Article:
The European Commission endorsed overseas clearinghouses, also known as central counterparties, in six overseas jurisdictions, on December 16 in a bid to ensure EU banks may continue to do business abroad and cement relationships with global financial partners outside the bloc as the UK prepares to exit.
According to the EU’s executive arm, clearinghouses in India, Brazil, New Zealand, Japan, the United Arab Emirates, and Dubai meet its regulatory standards.
The commission also said that rules governing trading venues in Australia, Canada, Japan, and Singapore are equivalent to those within Europe, essentially lowering the costs for European corporates hedging foreign business exposure.
“The EU cooperates closely with third countries to protect financial stability while supporting firms to operate across borders in global markets,” the EU’s financial services chief, Valdis Dombrovsksis, said in a statement. “We carry out a rigorous, case-by-case assessment of each country.”
Until now, so-called third countries—a term used to describe countries that don’t belong to the EU—have been subject to “transition regimes” that allow for temporary access and need to be renewed every six months, keeping companies and international financial-service providers in constant uncertainty.
“Financial markets are inherently global but regulation is still essentially local,” said Michael Collins, deputy chief executive of InvestEurope, which represents venture capital and private equity companies. “Regulators need to make different legal regimes talk to each other and ‘equivalence’ decisions are at the heart of this.”
The deals were bundled together to deliver a signal that Brexit isn’t stalling work in the pipeline, according to people familiar with the matter. Rules around equivalence have received heightened attention since the UK may have to seek similar arrangements to access the continent’s markets once it exits the EU.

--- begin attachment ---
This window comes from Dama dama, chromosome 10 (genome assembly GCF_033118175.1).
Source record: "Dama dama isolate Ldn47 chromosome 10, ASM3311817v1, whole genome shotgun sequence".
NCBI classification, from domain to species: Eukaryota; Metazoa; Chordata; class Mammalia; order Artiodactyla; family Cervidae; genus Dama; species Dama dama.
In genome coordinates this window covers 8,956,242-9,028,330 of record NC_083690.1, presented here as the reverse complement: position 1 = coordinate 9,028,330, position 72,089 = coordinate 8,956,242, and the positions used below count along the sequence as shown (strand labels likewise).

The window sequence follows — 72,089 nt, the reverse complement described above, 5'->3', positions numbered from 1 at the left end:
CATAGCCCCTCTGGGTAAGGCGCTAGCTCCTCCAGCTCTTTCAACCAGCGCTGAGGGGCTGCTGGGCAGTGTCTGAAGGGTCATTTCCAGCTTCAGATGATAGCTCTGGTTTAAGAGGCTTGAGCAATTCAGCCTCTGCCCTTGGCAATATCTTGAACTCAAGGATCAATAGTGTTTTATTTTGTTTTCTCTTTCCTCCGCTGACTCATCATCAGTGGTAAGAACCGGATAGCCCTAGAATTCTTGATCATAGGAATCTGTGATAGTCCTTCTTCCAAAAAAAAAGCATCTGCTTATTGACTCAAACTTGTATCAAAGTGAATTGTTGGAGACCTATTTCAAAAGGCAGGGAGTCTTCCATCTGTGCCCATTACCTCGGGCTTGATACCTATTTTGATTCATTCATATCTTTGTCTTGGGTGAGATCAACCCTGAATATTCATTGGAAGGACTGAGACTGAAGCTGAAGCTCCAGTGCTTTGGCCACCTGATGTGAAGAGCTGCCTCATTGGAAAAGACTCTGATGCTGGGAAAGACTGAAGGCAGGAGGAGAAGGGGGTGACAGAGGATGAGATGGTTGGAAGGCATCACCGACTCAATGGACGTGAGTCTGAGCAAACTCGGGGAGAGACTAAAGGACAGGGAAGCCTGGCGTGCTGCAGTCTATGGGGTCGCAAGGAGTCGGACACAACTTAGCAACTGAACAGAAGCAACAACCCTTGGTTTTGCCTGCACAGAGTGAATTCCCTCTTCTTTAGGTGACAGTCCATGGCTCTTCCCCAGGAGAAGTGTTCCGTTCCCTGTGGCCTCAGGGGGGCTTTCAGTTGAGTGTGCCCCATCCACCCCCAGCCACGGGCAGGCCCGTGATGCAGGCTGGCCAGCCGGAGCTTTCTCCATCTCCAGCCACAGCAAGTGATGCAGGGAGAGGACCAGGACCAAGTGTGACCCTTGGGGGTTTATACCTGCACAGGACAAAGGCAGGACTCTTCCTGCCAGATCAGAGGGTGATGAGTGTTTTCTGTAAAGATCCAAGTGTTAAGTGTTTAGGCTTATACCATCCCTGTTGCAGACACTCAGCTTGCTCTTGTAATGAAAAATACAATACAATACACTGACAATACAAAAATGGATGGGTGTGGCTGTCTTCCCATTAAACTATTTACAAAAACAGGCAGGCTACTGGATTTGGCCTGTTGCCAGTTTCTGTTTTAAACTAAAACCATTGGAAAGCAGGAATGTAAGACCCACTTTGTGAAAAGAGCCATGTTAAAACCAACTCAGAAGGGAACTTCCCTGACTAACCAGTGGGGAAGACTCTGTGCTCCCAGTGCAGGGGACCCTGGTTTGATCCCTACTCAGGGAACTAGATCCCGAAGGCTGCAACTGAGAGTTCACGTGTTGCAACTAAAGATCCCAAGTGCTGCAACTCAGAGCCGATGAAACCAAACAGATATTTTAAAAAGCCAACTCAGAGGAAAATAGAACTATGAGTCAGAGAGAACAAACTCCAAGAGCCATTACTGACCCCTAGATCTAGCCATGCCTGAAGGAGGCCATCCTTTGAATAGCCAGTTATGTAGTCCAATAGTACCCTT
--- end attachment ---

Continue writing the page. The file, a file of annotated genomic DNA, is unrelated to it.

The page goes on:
As one senior French official said earlier this week, if an agreement isn’t reached between the EU and the UK before the two-year deadline after negotiations start, the UK will officially be a third country.
While Friday’s decisions signal the EU is looking to bolster market access overseas with other trade partners, it also sets an example of how the UK may have to proceed once it officially leaves the bloc.
In the absence of passporting rights, which give UK financial firms the right to sell products and services throughout the EU, equivalence arrangements are the alternative for the UK. Though it is still too early to tell, according to Collins.
“While it’s encouraging that the equivalence process has not entirely ground to a halt following the Brexit vote, no one should think this is a panacea,” Collins said.
This story was first published by WSJ Pro.